New car registrations fell for the third consecutive year in 2019, with a major drop in the number of new diesel cars but a rise in electric vehicle sales.
The Society of Motor Manufacturers and Traders (SMMT) said 2,311,140 vehicles were registered last year, representing a 2.4% decline ‘as the turbulent market reacted to weak business and consumer confidence, general political and economic instability and confusion over clean air zones’.
The Ford Fiesta was the most popular new car in 2019
It said decline was driven primarily by falling private demand, with registrations from consumers down 3.2%, while the small volume business market also fell, down 34.4%. Fleet registrations, meanwhile, remained broadly stable, up 0.8%.
While registrations of petrol cars were up 2.2%, this failed to offset the 21.8% decline in diesel registrations.
The SMMT said december marked the 33rd month of diesel decline, ‘as continued anti-diesel rhetoric and confusion over clean air zones hit demand. This has resulted in drivers keeping their older, more polluting vehicles on the road for longer, holding back progress towards environmental goals.'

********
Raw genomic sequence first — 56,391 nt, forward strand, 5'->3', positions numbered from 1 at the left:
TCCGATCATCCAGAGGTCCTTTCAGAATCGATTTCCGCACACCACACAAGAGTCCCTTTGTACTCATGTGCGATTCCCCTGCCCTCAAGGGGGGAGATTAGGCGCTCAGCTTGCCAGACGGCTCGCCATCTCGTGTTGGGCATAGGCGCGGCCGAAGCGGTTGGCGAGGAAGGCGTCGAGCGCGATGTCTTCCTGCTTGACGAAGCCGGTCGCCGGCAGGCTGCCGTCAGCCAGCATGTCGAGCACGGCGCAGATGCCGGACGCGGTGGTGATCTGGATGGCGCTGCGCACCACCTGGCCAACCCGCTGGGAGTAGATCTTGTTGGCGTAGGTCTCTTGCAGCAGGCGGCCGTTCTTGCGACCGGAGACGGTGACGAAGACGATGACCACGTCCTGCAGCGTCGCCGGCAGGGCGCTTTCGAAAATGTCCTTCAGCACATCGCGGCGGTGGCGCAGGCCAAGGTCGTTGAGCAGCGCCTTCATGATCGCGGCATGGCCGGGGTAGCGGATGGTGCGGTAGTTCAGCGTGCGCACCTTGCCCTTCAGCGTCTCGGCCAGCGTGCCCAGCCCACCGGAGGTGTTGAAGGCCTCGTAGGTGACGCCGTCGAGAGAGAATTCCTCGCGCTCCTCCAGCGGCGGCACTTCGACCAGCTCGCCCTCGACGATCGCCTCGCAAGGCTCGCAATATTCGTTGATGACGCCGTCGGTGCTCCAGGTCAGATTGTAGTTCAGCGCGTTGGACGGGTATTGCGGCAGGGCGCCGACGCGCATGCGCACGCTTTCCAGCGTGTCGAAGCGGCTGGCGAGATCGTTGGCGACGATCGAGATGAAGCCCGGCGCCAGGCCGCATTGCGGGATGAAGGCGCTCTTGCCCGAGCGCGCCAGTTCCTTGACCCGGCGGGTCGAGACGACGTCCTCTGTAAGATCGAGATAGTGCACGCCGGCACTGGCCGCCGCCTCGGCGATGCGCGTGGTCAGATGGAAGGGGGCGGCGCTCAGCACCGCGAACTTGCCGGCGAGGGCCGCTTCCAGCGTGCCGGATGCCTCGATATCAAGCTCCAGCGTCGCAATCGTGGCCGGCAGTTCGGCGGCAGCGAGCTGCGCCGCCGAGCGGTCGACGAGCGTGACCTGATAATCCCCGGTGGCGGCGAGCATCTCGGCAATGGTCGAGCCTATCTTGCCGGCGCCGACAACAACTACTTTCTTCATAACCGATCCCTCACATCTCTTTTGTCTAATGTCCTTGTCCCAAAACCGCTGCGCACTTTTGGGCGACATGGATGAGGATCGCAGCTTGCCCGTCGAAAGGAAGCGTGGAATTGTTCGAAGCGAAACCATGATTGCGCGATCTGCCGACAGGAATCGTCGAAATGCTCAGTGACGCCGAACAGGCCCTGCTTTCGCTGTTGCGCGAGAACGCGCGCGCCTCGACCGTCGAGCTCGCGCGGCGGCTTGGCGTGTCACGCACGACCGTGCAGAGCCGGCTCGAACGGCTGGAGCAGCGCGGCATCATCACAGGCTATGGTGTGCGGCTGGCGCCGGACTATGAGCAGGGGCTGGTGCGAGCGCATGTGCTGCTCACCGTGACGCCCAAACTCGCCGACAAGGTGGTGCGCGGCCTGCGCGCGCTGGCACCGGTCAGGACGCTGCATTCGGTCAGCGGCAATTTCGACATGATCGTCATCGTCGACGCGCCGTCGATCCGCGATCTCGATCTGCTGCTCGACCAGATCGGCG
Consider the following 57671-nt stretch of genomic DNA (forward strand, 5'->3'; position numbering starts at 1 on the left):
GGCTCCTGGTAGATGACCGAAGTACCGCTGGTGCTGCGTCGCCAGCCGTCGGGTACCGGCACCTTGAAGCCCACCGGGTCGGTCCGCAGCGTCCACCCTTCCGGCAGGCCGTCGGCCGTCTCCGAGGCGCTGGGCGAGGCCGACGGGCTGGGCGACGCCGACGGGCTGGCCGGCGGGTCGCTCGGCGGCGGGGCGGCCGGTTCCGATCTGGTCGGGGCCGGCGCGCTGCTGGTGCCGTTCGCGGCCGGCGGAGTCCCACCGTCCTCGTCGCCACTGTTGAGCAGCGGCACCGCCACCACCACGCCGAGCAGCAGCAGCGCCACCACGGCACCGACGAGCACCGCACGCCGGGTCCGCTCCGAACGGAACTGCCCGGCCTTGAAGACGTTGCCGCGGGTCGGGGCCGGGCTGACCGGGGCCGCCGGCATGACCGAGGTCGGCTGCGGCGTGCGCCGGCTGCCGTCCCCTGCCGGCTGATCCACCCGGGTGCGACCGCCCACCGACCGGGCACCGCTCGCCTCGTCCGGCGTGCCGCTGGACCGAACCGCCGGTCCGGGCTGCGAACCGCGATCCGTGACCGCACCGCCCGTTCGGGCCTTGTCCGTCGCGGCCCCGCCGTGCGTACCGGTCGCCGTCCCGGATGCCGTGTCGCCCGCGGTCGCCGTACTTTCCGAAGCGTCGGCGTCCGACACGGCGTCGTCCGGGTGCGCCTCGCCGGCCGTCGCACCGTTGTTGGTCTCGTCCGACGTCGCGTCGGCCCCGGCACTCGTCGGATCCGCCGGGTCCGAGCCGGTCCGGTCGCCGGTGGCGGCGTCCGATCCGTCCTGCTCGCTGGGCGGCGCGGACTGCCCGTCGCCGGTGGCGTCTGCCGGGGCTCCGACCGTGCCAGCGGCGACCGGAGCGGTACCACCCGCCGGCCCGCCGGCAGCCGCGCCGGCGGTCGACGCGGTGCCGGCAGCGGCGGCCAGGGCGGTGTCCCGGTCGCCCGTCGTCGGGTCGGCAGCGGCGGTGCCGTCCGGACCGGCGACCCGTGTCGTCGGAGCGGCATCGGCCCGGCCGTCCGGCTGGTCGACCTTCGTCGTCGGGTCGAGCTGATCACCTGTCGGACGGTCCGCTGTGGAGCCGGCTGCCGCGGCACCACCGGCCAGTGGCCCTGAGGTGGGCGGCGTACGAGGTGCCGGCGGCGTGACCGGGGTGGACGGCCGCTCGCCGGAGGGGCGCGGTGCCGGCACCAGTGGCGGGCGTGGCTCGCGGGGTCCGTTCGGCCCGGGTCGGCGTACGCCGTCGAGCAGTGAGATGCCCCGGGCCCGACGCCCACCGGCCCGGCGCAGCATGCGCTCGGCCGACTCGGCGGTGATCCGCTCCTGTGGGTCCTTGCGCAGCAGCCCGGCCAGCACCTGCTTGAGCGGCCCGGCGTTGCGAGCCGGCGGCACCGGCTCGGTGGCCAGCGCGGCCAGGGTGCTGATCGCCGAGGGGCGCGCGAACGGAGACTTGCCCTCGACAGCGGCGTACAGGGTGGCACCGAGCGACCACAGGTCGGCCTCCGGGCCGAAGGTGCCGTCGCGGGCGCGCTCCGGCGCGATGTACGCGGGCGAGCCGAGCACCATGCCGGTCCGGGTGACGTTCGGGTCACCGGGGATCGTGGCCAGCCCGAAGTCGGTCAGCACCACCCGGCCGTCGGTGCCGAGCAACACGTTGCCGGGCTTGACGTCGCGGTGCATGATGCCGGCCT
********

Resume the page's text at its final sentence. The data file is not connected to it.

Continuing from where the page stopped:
Alternatively fuelled vehicle registrations surged in 2019 to take a record 7.4% market share. Hybrid electric vehicles continued to dominate this sector, with registrations increasing 17.1% to 97,850 vehicles. Battery electric vehicle registrations experienced the biggest percentage growth, rising 144% to 37,850 vehicles and overtaking plug-in hybrids for the first time – at least in terms of numbers.
SMMT chief executive Mike Hawes said: ‘A third year of decline for the UK new car market is a significant concern for industry and the wider economy. Political and economic uncertainty, and confusing messages on clean air zones have taken their toll on buyer confidence, with demand for new cars at a six-year low.
‘A stalling market will hinder industry’s ability to meet stringent new CO2 targets and, importantly, undermine wider environmental goals. We urgently need more supportive policies: investment in infrastructure; broader measures to encourage uptake of the latest, low and zero emission cars; and long-term purchase incentives to put the UK at the forefront of this technological shift.'